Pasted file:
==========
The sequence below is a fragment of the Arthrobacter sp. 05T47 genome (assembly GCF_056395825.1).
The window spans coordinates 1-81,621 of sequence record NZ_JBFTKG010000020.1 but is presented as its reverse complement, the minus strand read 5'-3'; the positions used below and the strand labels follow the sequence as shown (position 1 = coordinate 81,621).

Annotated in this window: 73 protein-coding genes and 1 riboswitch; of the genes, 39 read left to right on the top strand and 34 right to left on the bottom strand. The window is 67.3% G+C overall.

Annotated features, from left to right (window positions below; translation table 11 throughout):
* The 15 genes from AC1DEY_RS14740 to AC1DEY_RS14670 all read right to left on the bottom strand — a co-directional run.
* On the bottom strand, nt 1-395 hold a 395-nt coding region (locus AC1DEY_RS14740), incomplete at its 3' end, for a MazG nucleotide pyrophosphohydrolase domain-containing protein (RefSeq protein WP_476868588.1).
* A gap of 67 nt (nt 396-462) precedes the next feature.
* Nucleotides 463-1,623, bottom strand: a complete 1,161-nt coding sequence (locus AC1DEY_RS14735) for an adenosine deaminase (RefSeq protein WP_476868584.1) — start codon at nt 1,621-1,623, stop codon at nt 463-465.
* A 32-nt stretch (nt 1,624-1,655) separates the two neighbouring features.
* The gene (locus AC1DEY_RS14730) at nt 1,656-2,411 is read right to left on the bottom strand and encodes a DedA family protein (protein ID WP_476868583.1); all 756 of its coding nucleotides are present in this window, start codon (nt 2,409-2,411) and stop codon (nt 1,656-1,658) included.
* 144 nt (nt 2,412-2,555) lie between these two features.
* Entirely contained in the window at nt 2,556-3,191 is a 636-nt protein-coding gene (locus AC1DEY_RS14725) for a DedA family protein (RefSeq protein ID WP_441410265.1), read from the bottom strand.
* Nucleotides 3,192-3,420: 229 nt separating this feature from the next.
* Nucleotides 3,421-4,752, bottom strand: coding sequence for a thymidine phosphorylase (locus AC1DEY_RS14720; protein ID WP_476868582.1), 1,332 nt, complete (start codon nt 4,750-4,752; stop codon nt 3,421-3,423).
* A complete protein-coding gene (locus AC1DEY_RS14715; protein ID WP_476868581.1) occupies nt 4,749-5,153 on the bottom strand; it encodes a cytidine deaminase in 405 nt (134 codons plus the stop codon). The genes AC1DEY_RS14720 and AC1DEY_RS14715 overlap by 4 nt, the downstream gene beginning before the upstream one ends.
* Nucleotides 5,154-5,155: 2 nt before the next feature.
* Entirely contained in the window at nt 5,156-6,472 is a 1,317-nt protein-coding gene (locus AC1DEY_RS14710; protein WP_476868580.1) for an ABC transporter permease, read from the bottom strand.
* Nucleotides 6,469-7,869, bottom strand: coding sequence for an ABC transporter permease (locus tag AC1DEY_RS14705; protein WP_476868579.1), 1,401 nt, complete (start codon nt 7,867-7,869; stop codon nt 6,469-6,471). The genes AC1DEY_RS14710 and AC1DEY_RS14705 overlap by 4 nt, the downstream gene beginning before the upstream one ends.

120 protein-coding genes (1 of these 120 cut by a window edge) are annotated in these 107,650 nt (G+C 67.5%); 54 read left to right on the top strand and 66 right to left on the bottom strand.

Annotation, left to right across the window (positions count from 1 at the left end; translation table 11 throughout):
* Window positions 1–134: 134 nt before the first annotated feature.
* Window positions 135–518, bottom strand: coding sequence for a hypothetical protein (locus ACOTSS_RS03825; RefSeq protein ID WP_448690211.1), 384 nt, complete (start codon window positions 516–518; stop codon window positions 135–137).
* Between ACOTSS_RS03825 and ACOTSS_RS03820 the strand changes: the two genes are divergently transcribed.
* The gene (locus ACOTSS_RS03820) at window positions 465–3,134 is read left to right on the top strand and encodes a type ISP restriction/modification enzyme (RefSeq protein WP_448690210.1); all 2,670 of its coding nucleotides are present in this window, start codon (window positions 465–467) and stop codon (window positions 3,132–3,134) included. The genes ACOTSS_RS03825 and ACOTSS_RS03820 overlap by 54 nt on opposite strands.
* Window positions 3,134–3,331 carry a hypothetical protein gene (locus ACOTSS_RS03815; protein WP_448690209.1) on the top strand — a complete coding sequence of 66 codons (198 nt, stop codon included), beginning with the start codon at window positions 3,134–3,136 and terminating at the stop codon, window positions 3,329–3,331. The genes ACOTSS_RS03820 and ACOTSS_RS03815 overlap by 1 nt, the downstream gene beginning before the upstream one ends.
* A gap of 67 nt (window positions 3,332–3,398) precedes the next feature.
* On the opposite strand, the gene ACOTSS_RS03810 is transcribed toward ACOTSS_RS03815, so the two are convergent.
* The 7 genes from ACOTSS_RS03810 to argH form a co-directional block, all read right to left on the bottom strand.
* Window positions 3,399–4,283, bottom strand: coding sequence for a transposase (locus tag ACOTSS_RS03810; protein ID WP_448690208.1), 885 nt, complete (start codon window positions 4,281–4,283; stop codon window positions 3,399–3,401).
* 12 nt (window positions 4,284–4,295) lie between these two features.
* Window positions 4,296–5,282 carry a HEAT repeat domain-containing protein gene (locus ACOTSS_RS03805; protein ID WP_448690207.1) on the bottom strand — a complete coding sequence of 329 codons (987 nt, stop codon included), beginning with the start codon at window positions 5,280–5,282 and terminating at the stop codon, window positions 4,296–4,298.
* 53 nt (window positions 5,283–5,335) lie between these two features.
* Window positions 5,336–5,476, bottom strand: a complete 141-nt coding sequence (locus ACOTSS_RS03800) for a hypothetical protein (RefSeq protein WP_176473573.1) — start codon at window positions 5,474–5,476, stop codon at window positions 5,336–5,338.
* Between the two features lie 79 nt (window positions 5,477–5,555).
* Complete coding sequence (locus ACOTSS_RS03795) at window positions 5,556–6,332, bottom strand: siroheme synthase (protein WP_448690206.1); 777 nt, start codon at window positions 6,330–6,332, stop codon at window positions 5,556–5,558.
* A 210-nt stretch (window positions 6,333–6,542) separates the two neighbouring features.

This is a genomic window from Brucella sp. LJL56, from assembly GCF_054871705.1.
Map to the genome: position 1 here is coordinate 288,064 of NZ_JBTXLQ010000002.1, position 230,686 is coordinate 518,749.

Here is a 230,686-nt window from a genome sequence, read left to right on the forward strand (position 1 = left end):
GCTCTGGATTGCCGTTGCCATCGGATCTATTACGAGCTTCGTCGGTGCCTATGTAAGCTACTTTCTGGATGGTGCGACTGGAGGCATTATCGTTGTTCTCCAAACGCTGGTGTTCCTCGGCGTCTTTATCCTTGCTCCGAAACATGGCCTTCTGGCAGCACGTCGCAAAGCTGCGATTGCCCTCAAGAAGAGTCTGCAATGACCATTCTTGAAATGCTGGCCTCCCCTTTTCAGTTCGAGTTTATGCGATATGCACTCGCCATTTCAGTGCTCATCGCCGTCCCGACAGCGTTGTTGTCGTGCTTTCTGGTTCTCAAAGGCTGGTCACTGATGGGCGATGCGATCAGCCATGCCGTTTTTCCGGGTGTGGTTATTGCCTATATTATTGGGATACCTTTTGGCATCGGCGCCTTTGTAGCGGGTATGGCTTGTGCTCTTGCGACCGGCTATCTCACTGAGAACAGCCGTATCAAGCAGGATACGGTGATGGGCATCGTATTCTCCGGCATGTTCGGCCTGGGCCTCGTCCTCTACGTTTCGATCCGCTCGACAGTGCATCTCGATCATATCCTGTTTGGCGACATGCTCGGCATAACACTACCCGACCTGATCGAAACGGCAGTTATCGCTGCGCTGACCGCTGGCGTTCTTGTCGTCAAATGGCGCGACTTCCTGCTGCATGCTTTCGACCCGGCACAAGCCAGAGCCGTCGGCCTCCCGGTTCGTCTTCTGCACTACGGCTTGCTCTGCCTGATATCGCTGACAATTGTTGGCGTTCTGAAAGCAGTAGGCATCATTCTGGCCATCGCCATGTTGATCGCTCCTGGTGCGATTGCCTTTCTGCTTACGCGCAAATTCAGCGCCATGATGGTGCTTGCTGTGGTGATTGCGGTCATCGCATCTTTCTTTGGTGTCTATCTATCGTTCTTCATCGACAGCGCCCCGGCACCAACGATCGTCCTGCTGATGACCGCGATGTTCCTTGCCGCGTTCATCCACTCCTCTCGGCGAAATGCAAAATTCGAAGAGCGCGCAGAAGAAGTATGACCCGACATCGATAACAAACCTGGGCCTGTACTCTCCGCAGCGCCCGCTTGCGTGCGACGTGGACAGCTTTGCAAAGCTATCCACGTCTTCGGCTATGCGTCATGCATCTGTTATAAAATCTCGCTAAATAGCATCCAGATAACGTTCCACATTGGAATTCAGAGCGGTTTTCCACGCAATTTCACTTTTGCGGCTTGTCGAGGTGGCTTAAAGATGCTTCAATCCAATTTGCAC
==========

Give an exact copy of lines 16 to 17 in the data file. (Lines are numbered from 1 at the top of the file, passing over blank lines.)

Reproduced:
* Nucleotides 5,154-5,155: 2 nt before the next feature.
* Entirely contained in the window at nt 5,156-6,472 is a 1,317-nt protein-coding gene (locus AC1DEY_RS14710; protein WP_476868580.1) for an ABC transporter permease, read from the bottom strand.